Home » The Challenge of Helping – Part 2

The Challenge of Helping – Part 2


A friend and colleague of mine lived three years in Rwanda. There he became friends with a young man named Jano. Jano was vibrant and innovative and recognized there was an opportunity for him to start a business selling eggs in his community. So he bought chickens and began selling eggs. His business was successful and began growing rapidly. Jano also was growing in prominence and sought positive change in his community.

At the same time, a church in Georgia was in the midst of exploring helping the poor globally. They recognized they had a tremendous abundance of resources and wanted to help those in need. They knew of the hardships the country of Rwanda had endured in the late ‘90s, so they sent a church team to visit an orphanage there. While there, the church members got an up-close look at some devastating poverty. Their hearts broke for the children who were dying in the orphanage. They recognized there was a huge protein shortage in the orphanage, so they brought the stories of the children back to the church and asked the church to support a plan to help the country of Rwanda.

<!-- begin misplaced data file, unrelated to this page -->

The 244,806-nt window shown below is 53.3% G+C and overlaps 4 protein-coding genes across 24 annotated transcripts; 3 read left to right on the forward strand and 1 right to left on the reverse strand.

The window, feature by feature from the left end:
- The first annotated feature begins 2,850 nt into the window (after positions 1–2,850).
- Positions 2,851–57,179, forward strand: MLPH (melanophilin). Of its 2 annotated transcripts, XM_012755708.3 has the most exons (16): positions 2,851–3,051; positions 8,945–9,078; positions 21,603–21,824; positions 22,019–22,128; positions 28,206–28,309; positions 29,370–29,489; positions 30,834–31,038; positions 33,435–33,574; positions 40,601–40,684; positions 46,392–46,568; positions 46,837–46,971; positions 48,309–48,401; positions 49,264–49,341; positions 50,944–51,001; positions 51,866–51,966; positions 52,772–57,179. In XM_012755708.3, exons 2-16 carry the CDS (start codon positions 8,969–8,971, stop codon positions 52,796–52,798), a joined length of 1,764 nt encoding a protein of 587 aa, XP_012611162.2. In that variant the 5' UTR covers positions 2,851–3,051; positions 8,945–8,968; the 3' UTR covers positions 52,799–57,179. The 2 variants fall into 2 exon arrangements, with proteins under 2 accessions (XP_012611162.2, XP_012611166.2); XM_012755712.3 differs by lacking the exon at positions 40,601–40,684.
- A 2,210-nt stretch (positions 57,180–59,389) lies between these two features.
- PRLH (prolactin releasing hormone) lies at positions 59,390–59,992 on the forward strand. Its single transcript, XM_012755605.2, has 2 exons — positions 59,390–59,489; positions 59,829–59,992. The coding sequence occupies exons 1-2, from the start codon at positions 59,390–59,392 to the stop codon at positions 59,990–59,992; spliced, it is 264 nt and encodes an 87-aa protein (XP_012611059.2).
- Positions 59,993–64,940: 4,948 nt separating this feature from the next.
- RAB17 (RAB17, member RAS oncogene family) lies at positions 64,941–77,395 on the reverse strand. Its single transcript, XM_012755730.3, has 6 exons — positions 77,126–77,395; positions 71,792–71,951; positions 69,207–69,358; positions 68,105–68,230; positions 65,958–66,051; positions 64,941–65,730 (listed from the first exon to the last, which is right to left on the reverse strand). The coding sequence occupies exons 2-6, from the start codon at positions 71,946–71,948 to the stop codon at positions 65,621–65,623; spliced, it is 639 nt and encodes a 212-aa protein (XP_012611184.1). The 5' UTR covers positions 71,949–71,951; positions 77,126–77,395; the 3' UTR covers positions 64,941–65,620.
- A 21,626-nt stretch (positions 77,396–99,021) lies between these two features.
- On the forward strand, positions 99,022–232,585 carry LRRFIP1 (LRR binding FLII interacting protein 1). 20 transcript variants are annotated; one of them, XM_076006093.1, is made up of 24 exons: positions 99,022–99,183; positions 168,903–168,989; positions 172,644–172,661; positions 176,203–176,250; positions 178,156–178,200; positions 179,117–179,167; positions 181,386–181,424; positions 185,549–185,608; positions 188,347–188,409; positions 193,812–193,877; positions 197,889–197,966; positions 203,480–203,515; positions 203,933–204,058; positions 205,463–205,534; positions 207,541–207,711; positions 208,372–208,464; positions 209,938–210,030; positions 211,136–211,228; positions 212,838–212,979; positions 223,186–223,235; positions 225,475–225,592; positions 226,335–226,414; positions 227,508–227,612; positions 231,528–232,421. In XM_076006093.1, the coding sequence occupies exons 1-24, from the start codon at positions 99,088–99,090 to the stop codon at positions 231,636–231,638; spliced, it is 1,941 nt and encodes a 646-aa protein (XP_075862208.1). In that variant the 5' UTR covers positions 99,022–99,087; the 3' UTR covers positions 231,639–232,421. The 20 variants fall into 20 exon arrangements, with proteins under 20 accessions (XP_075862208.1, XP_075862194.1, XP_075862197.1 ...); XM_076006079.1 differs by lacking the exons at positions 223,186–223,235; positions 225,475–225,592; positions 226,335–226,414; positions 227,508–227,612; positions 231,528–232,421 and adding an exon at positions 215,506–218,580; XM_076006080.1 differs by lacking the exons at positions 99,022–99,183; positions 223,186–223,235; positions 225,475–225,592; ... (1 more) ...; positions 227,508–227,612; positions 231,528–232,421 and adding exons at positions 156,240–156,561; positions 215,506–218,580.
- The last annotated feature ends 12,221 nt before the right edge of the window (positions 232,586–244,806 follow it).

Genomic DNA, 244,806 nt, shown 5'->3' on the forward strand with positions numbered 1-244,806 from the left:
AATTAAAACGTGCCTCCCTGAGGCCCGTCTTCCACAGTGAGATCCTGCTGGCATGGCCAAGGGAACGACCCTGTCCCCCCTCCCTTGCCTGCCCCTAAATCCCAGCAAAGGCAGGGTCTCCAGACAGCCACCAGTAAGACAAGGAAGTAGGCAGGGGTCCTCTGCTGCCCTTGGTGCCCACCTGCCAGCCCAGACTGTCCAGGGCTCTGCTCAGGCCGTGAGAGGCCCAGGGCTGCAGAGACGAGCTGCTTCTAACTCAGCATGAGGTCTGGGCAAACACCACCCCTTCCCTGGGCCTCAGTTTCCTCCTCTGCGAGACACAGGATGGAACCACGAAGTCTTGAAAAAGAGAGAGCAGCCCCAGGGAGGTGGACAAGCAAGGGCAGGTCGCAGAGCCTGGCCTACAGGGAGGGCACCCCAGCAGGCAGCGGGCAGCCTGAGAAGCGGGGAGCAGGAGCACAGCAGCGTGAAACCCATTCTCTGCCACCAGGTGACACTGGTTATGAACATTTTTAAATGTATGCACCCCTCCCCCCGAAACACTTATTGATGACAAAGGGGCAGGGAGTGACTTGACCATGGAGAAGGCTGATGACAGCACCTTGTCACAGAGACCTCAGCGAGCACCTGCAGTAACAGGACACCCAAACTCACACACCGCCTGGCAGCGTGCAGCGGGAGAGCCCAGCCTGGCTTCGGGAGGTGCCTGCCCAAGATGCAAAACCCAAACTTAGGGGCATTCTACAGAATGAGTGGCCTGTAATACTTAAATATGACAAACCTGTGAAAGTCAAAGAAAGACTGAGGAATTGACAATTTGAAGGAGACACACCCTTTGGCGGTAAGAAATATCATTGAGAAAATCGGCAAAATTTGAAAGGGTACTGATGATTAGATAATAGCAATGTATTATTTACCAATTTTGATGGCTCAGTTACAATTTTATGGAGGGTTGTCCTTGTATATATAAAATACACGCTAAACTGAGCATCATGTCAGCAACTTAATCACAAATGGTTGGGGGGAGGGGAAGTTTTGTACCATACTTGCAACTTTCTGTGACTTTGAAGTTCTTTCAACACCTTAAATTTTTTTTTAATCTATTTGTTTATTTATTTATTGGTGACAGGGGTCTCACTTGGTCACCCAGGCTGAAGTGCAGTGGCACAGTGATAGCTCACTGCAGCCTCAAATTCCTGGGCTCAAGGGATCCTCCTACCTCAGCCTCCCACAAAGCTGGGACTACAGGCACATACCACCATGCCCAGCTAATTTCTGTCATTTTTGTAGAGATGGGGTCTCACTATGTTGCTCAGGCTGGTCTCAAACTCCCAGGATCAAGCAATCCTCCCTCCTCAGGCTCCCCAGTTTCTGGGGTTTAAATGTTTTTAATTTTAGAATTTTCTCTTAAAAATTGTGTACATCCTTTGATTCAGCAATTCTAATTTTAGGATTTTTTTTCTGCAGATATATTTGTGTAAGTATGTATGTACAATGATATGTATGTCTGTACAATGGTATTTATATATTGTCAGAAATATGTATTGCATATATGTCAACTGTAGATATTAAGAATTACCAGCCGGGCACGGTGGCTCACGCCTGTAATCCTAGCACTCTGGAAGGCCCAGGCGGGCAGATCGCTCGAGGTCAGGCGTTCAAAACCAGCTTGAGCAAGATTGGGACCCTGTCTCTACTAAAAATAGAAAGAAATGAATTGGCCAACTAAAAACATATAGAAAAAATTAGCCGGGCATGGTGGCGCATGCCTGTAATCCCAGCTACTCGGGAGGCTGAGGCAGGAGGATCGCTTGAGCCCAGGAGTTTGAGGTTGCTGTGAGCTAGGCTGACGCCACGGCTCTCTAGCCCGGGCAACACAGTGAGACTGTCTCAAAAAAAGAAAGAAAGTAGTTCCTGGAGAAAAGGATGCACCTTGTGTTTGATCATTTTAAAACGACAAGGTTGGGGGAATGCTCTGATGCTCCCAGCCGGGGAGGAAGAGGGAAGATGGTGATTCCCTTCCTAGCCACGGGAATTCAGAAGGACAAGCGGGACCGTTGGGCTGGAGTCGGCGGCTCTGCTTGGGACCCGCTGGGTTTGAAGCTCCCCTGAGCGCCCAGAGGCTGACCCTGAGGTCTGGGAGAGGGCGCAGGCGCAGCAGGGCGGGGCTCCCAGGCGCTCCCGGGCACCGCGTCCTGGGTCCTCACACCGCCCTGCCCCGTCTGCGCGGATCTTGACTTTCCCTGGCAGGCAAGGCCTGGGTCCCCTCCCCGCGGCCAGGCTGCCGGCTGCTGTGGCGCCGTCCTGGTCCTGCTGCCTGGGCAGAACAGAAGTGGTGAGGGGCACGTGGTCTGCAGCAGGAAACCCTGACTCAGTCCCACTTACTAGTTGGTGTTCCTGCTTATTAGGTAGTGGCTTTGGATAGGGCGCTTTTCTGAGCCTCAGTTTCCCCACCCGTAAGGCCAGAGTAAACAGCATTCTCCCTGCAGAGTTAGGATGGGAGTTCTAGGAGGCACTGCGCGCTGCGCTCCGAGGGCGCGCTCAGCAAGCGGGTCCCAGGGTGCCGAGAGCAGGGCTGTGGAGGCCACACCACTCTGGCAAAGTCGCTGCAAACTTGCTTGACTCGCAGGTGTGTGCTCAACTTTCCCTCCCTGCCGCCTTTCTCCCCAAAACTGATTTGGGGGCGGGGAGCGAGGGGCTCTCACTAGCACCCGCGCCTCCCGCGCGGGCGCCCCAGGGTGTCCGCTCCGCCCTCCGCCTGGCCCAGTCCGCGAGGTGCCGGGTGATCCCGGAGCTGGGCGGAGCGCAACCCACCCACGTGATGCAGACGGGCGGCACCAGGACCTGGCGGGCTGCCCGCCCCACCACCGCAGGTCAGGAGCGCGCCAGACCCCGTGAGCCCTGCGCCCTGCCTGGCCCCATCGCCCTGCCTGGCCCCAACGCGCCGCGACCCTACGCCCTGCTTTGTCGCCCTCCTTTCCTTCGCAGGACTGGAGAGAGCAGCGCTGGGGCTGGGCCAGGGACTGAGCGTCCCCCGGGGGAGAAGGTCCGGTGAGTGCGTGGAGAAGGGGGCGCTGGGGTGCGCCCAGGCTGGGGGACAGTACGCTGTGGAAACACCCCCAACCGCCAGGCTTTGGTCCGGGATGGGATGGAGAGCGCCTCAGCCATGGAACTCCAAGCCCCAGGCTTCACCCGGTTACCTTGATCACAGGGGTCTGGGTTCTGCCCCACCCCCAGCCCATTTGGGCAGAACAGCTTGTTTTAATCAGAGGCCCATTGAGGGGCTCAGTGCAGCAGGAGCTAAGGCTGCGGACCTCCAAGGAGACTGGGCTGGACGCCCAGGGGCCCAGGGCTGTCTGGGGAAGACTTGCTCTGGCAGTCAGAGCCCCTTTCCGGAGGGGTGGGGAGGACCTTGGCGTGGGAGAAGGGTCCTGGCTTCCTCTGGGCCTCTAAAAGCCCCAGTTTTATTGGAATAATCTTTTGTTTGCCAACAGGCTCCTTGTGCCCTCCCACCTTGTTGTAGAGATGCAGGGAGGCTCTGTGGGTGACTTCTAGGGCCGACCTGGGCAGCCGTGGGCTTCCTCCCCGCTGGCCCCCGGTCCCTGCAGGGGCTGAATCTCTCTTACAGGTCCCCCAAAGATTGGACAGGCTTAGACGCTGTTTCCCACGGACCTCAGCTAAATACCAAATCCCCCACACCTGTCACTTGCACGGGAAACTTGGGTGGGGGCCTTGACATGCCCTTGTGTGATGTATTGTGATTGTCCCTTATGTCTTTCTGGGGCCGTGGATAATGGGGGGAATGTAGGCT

And the church did respond. They decided to commit several hundred thousand dollars over a few years to Rwanda. They wanted to address the protein shortage they witnessed at the orphanage, so they arranged for hundreds of thousands of eggs to be delivered over a few years and distributed freely in the community they had visited.

This church was responding to Matthew 25. They experienced the “least of these,” and they were compelled to act. This church sought to bring light into darkness and healing to the broken. But, in the process, despite their best intentions, they actually caused a lot of harm. What happened as a result of their charity was some short-term relief – but a lot of long-term harm. Jano, the egg seller, was unable to compete with free eggs. He had been growing his business and becoming a leader in his community.  As a result of the hundreds of thousands of dollars of free eggs, he had to sell all of his chickens. Along with the rest of the egg sellers who were starting to emerge in this country, he had to close up shop. The market was then flooded with chickens, and he lost a lot of money as a result of the church’s newest program.